- There are a wide range of psychiatric disabilities that may affect students in an academic environment in a multiplicity of ways including: lack of stamina, difficulty concentration, difficulty with stress, interpersonal communication difficulties, fear of authority (including instructors and TA’s), extreme test anxiety, difficulty blocking out distractions, and a range of medication side effects.
- Accommodation strategies include: Allowing these students to sit near the door so that they can leave the room for breaks if need be; permitting the use of tape recorders; when appropriate allowing examinations and projects to be completed in an alternate format (e.g., written instead of oral).
University of Washington. (2009). The Center for Universal Design in Education. Retrieved March 2, 2009, from: DO-IT Web site: http://www.washington.edu/doit/CUDE/
Davis, B.G. (2002). Academic Accommodations for Students with Disabilities. Retrieved March 2, 2009, from Tools for Teaching Web site: http://teaching.berkeley.edu/bgd/disabilities.html
University of North Carolina – Chapel Hill Center for Teaching and Learning. (1997). Teaching for Inclusion: Diversity in the College Classroom. Retrieved April 4, 2009, from UNC Web site: ctl.unc.edu/TeachforInclusion.pdf (204 page PDF)
University of Washington..(2005). Including Disability as Diversity in Teaching. Retrieved March 4, 2009, from: Center for Instructional Development and Research Teaching & Learning Bulletin Web site: http://depts.washington.edu/cidrweb/Bulletin/RethinkingDisability.html
Humboldt State University. (2003). Disability-Specific Accommodations: Suggestions for Instructing Individuals with Specific Disabilities. Retrieved April 4, 2009, from HSU Student Disability Resource Center Web site: http://www.humboldt.edu/disability/faculty/disability_specific_accommodations.htm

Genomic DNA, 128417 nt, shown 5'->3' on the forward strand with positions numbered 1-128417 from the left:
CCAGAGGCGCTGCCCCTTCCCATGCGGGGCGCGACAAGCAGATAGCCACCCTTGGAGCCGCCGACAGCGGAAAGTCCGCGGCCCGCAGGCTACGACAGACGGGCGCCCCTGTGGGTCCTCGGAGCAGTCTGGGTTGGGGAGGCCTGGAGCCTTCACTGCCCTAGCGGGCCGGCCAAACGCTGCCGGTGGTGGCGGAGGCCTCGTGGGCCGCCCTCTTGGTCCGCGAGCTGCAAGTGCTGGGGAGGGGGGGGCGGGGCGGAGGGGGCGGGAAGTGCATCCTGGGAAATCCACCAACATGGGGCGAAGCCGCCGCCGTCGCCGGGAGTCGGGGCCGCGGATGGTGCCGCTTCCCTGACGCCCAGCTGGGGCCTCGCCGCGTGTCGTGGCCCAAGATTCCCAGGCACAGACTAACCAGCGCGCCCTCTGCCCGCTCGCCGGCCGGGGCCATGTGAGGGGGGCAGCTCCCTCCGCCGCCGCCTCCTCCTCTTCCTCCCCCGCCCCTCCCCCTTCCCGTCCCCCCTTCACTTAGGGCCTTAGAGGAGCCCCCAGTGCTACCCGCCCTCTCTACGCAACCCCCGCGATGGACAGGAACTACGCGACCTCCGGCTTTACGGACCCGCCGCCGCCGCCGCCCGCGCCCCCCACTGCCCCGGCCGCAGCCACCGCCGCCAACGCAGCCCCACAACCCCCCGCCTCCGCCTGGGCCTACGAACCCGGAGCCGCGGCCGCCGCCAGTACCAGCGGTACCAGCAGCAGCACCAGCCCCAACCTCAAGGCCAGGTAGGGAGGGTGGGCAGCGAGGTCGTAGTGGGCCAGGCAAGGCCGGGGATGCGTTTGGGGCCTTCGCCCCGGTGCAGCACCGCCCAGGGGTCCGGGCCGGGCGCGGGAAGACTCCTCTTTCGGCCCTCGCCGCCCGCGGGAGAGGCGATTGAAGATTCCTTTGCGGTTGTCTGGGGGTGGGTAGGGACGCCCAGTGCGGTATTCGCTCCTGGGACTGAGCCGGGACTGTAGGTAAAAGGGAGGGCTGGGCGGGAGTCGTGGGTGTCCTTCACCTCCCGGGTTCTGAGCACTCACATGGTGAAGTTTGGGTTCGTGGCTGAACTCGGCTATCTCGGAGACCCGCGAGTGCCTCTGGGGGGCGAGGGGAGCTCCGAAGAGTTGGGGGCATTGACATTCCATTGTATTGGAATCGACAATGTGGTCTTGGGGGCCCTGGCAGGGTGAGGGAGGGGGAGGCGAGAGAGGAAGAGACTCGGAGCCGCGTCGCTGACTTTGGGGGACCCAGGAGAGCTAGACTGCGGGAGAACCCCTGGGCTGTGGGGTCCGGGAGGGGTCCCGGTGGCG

University of Washington. (2008). Academic Accommodations for Students with Psychiatric Disabilities. Retrieved March 2, 2009, from: DO-IT Web site: http://www.washington.edu/doit/Brochures/Academics/psych.html
University of Washington. (2004). Specific Disability Resources. Retrieved March 2, 2009, from: DO-IT Web site: http://www.washington.edu/doit/Faculty/Resources/Disability/
Format-Specific Resources (large lectures, science labs, field work, writing-centered courses, etc.):
University of Washington. (2004). Specific Academic Activity Resources. Retrieved March 2, 2009, from: DO-IT Web site: http://www.washington.edu/doit/Faculty/Resources/Academic/
Burgstahler, S. (2006). Making Math, Science and Technology Instruction Accessible to Students with Disabilities: A Resource for Teachers and Teacher Educators. Retrieved April 4, 2009, from University of Washington DO-IT Web site: http://www.washington.edu/doit/MathSci/
Humboldt State University. (2003). Discipline-Specific Accommodation Suggestions: Chemistry. Retrieved April 4, 2009, from HSU Student Disability Resource Center Web site: http://www.humboldt.edu/disability/faculty/discipline_specific_accommodations.htm